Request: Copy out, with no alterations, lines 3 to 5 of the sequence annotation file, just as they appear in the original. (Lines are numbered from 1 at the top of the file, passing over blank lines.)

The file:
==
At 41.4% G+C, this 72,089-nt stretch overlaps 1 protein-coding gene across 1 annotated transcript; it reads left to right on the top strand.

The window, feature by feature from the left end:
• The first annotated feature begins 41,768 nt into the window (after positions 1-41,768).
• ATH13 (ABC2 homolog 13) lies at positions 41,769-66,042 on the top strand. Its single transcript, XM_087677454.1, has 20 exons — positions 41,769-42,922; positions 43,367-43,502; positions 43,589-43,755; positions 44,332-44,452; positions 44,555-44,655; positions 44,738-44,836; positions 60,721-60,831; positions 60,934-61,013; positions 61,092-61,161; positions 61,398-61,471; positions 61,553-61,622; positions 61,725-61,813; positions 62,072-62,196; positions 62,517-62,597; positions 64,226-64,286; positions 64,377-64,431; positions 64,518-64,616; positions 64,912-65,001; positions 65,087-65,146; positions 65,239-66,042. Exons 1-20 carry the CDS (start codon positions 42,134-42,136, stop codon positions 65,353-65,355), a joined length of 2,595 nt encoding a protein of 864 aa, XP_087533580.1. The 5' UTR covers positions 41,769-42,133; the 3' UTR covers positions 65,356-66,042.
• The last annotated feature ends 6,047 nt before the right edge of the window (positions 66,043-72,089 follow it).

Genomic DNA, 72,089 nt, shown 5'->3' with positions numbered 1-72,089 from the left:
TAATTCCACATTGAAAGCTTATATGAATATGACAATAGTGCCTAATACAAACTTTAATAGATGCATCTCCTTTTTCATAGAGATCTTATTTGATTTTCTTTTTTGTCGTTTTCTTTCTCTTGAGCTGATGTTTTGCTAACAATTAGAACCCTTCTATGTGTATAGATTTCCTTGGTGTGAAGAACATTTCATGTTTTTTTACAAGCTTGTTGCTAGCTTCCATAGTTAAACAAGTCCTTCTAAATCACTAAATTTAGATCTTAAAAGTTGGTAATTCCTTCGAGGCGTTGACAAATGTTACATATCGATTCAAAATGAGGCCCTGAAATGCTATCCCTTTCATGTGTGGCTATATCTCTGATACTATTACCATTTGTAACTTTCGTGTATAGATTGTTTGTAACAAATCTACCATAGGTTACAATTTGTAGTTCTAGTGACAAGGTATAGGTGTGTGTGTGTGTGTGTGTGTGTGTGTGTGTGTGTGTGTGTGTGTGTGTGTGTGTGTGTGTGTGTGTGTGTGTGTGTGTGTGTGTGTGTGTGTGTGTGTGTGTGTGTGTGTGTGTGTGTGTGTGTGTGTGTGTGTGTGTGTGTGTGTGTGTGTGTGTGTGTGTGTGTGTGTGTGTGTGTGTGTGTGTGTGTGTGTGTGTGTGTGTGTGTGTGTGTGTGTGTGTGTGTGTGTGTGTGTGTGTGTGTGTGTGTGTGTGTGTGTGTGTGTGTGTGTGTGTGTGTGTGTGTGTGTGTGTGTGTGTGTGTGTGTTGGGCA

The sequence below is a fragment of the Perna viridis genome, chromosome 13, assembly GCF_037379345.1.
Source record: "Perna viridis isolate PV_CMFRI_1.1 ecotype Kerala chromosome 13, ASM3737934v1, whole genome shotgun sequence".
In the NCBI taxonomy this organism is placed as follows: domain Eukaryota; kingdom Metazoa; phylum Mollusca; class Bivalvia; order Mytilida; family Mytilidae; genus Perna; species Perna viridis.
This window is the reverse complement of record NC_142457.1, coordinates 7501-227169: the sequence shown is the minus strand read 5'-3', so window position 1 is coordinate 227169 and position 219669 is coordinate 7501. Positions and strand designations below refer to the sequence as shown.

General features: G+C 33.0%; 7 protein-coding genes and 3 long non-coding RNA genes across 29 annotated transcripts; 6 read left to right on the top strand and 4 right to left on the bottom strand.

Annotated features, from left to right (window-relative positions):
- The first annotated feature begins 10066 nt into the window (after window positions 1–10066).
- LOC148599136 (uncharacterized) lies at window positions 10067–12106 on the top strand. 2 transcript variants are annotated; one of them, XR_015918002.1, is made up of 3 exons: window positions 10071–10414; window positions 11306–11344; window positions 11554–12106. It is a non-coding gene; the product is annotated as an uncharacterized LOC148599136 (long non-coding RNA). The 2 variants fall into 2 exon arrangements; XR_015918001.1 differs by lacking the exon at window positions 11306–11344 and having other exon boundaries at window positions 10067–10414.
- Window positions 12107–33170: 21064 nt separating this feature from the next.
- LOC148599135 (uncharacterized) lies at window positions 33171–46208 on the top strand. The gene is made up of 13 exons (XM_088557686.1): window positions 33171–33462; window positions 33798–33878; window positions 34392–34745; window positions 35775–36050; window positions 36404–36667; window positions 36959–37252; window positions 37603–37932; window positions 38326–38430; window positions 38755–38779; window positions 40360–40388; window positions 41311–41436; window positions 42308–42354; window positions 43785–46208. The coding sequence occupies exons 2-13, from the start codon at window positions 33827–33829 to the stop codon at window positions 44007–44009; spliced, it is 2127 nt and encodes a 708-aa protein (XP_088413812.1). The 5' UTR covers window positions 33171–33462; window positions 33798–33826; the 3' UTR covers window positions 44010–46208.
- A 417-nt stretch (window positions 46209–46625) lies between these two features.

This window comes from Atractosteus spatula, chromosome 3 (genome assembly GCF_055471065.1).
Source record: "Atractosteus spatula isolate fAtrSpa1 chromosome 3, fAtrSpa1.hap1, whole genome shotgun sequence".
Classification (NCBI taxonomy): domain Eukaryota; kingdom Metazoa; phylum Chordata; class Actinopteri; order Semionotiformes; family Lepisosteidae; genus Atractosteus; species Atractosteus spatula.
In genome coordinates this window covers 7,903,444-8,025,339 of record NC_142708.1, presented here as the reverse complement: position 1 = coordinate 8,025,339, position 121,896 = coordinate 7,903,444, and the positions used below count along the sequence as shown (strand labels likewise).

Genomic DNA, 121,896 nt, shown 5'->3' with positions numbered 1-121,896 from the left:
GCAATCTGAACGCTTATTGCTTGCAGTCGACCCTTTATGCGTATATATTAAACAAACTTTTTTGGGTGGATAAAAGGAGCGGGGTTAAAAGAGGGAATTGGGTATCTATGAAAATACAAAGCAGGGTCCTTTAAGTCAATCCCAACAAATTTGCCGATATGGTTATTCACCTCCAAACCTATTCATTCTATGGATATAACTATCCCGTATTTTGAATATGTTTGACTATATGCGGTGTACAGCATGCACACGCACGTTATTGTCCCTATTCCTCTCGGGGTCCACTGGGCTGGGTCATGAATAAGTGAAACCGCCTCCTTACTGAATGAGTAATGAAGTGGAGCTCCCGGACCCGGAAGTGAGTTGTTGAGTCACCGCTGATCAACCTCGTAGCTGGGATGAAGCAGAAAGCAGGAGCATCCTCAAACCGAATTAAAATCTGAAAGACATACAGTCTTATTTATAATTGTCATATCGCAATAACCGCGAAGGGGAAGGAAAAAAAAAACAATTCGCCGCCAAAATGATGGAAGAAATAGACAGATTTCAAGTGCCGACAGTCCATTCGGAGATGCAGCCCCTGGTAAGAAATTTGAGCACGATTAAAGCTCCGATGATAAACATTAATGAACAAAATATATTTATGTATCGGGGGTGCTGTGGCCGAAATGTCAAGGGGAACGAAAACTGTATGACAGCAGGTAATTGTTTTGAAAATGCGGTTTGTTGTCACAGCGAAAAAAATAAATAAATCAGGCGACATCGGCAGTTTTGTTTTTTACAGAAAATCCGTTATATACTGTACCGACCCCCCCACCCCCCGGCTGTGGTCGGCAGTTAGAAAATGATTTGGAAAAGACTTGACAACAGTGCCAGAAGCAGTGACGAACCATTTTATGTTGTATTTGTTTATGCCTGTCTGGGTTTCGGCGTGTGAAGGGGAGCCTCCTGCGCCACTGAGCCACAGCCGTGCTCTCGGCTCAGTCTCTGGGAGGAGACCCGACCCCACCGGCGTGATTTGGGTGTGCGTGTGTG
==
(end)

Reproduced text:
• The first annotated feature begins 41,768 nt into the window (after positions 1-41,768).
• ATH13 (ABC2 homolog 13) lies at positions 41,769-66,042 on the top strand. Its single transcript, XM_087677454.1, has 20 exons — positions 41,769-42,922; positions 43,367-43,502; positions 43,589-43,755; positions 44,332-44,452; positions 44,555-44,655; positions 44,738-44,836; positions 60,721-60,831; positions 60,934-61,013; positions 61,092-61,161; positions 61,398-61,471; positions 61,553-61,622; positions 61,725-61,813; positions 62,072-62,196; positions 62,517-62,597; positions 64,226-64,286; positions 64,377-64,431; positions 64,518-64,616; positions 64,912-65,001; positions 65,087-65,146; positions 65,239-66,042. Exons 1-20 carry the CDS (start codon positions 42,134-42,136, stop codon positions 65,353-65,355), a joined length of 2,595 nt encoding a protein of 864 aa, XP_087533580.1. The 5' UTR covers positions 41,769-42,133; the 3' UTR covers positions 65,356-66,042.
• The last annotated feature ends 6,047 nt before the right edge of the window (positions 66,043-72,089 follow it).